Muriel Bowser discusses her mayoral run

March 25, 2013

Bowser launched her campaign Saturday in front of her childhood home in Ward 5. (Marvin Joseph — The Washington Post)

D.C. Council member Muriel Bowser on Saturday became the first official entrant into the 2014 mayoral race. Ahead of her formal announcement, Bowser granted a lengthy interview on why she’s running and what her vision for the city is.

The following transcript has been edited for length, and while Bowser’s words are verbatim, I’ve cleaned up my questions to make them more coherent than they might actually have been.

Why are you running, and why now?

What we’ve heard from people is that they’re very disappointed in the state of the District. They’re especially disappointed because they feel like the government isn’t moving forward urgently, that the government is distracted, that corruption has robbed us of a lot of the momentum and the focus we had gotten used to in the District. So they want a leader, a mayor that can focus on those issues that are important to them. We know that people are encouraged by the growth in our city but we also knows it creates a lot of anxiety and fear for a lot of people in Washington. So we need focused attention on how we protect the diversity of our city, manage our growth and move forward as a city. We also know that people are continue to be very concerned about our schools. We’ve made some huge investments. We’ve invested in a change in our governance structure, which we had to do. We’ve invested in the buildings, We’ve even had changes in how we’ve held adults accountable. But we’re not making the kind of progress that people expected. We’ve seen really a diminution of the heat and light on the education issue. So we have to get that back, and we have to figure out how to connect all of the pieces of our education system and set some big goals around all of these things.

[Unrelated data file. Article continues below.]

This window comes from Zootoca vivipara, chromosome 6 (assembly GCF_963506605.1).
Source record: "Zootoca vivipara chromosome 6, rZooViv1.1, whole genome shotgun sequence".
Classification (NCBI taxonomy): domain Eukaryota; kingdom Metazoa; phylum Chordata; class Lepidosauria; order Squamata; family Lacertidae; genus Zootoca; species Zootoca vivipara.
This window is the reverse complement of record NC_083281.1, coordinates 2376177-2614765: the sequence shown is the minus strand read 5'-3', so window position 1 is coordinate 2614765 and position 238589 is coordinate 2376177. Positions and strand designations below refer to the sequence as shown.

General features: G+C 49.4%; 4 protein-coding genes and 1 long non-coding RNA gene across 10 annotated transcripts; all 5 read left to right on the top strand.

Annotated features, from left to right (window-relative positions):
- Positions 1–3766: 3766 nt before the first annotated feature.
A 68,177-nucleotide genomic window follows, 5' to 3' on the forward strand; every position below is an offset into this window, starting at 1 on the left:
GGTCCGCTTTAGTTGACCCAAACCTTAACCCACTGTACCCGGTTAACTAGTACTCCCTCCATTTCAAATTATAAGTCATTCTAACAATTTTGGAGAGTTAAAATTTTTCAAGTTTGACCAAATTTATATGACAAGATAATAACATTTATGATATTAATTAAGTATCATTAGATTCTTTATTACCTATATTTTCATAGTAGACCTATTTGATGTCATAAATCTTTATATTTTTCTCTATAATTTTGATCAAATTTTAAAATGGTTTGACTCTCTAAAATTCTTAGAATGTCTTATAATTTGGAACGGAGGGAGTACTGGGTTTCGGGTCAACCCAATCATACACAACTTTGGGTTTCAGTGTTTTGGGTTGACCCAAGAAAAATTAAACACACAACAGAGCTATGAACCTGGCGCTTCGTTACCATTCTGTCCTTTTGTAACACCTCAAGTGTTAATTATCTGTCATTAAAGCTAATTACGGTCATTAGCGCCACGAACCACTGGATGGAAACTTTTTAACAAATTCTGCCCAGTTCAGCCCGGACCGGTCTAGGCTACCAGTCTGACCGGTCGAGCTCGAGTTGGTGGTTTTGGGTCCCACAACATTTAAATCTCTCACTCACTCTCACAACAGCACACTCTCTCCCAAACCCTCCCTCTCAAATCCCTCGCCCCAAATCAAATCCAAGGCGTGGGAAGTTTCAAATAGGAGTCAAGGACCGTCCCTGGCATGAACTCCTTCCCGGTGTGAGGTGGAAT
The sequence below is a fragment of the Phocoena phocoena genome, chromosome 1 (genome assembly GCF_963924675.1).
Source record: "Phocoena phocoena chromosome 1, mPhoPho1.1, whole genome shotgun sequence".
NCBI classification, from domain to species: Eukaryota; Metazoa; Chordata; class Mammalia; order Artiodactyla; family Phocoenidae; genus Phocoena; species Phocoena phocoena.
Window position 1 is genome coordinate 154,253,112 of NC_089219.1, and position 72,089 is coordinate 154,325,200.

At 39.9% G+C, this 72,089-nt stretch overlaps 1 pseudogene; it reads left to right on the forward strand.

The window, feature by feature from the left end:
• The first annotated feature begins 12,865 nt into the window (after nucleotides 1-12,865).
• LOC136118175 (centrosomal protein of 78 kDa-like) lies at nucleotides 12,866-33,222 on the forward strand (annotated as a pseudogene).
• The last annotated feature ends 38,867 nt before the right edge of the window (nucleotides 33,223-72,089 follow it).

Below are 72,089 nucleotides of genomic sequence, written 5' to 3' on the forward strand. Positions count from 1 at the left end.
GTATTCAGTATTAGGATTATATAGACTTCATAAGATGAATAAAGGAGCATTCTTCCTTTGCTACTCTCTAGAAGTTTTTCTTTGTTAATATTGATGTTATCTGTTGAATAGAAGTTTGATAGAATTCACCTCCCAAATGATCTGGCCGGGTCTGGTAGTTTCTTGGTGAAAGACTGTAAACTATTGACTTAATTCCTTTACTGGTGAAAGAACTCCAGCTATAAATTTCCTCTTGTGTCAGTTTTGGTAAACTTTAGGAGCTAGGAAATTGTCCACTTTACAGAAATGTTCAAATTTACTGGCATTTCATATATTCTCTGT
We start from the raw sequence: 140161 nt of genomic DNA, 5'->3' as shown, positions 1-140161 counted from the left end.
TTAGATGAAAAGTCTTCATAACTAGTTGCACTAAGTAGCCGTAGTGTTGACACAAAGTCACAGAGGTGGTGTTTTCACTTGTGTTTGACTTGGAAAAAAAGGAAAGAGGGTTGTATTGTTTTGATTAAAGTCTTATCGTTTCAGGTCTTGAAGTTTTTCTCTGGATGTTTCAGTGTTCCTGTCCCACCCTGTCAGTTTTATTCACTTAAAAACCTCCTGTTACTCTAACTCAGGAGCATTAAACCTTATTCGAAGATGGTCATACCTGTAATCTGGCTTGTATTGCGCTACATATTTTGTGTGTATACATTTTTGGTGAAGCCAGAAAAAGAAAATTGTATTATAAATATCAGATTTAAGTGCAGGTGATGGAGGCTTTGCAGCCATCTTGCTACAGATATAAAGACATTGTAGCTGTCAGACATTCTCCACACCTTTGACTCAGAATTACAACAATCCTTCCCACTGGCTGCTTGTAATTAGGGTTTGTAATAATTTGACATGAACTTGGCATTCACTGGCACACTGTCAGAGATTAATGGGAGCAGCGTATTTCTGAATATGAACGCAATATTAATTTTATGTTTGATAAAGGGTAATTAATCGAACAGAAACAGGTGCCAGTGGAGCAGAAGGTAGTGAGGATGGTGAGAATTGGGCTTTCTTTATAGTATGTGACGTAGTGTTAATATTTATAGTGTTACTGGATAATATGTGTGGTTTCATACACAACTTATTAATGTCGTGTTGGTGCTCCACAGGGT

Mayor Vincent C. Gray’s narrative is that despite all his legal and political problems, the city is running well. Is it?

The city was running well in 2010. That’s what the people of the District of Columbia said. They said that city services had improved and that they were generally — and you’ll have to look at the survey your newspaper did, will show you that. People were very happy with the District. I think this mayor has inherited a pipeline of activity that any mayor would envy but what is shocking to me is that they claim that they’re responsible for it.

You’re saying the sense of urgency is not there.